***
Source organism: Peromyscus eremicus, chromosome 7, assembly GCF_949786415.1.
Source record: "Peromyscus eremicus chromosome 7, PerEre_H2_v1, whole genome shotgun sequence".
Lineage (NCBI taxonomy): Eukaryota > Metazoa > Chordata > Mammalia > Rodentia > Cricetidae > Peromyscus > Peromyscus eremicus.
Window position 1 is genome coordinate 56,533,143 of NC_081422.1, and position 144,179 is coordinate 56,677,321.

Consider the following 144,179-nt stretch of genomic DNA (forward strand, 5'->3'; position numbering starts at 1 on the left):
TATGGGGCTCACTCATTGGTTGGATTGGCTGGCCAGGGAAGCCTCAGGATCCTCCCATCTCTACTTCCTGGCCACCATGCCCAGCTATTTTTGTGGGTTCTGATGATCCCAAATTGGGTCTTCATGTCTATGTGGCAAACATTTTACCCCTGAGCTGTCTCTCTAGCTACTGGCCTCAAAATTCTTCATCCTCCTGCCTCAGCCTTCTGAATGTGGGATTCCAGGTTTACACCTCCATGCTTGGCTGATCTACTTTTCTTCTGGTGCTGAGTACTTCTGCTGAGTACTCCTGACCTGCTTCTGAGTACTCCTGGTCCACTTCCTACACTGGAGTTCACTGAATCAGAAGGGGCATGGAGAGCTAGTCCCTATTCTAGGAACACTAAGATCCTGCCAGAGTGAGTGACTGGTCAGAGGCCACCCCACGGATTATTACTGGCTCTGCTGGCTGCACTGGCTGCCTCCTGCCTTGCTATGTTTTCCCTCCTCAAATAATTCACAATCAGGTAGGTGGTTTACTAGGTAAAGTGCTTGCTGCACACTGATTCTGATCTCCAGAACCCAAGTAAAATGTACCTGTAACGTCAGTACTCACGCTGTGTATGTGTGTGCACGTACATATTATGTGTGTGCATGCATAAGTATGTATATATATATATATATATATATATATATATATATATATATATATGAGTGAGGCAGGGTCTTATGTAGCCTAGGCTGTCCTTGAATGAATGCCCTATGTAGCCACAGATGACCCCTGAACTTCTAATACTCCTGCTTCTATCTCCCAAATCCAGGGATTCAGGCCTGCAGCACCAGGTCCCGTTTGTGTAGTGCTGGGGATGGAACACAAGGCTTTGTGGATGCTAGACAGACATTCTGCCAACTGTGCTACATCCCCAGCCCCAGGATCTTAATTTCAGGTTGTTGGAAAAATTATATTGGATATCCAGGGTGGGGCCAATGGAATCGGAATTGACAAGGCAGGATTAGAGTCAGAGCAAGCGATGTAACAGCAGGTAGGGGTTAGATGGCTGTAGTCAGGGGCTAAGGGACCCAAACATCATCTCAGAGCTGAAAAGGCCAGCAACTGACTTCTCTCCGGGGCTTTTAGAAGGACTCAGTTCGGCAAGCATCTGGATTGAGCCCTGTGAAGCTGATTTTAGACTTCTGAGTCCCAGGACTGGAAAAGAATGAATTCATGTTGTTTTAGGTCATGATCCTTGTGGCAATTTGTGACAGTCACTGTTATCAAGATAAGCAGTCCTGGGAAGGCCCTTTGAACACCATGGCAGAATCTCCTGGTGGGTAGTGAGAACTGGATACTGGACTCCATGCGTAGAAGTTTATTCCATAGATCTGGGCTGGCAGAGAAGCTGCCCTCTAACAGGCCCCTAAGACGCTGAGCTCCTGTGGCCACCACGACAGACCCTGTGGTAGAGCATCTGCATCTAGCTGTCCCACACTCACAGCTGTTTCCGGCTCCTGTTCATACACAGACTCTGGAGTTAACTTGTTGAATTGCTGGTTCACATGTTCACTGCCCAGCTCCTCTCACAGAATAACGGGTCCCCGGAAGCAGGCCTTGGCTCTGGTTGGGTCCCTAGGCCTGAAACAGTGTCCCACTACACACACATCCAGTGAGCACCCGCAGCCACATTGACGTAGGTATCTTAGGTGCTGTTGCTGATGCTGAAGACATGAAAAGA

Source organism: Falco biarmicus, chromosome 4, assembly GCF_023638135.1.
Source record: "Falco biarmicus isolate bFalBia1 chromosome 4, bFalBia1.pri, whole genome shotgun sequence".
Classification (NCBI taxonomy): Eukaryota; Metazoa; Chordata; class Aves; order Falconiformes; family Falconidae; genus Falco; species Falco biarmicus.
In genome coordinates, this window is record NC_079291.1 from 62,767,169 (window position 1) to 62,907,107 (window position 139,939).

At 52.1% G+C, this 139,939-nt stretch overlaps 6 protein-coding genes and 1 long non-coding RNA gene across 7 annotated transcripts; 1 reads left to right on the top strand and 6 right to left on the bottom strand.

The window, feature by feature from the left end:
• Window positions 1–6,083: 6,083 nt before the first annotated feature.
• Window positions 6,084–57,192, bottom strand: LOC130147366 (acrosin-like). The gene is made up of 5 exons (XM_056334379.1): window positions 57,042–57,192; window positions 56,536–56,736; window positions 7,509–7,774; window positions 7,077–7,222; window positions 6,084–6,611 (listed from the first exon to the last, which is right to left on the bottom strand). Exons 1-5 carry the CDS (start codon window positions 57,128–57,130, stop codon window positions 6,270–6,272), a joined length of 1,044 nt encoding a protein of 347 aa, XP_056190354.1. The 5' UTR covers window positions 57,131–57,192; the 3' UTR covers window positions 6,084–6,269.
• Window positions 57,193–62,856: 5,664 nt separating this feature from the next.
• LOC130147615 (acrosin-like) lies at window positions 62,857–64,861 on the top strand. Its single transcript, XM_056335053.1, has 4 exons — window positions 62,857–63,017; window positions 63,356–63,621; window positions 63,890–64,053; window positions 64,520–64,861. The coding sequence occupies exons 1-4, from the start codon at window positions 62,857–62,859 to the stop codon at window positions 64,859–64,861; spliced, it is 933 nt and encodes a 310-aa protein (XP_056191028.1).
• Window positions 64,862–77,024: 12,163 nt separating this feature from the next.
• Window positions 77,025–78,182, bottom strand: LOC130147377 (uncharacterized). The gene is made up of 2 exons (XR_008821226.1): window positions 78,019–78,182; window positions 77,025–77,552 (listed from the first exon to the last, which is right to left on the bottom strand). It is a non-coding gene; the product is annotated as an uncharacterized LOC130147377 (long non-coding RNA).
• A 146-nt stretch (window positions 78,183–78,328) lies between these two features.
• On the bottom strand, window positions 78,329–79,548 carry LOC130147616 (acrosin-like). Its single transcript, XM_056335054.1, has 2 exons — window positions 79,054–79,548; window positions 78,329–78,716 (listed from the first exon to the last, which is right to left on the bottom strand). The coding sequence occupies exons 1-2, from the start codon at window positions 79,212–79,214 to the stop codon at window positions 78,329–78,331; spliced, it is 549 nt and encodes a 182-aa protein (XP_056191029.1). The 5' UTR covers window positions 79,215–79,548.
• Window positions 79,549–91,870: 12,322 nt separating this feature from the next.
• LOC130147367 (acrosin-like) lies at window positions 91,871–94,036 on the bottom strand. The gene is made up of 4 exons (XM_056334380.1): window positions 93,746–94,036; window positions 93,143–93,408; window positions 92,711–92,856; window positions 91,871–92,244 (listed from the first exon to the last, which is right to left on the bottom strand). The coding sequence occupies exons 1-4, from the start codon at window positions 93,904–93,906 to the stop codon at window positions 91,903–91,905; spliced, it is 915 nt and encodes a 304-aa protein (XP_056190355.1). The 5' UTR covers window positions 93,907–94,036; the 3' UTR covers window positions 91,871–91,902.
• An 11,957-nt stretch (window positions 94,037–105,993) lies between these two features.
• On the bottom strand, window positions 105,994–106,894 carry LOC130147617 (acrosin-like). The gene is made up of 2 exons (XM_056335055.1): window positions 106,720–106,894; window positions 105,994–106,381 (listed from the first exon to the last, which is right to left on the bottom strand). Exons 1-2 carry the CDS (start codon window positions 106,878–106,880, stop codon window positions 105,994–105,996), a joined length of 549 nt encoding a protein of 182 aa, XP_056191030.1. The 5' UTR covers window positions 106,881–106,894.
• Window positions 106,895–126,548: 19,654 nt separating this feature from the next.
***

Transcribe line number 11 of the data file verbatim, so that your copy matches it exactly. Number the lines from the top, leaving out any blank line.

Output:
At 52.1% G+C, this 139,939-nt stretch overlaps 6 protein-coding genes and 1 long non-coding RNA gene across 7 annotated transcripts; 1 reads left to right on the top strand and 6 right to left on the bottom strand.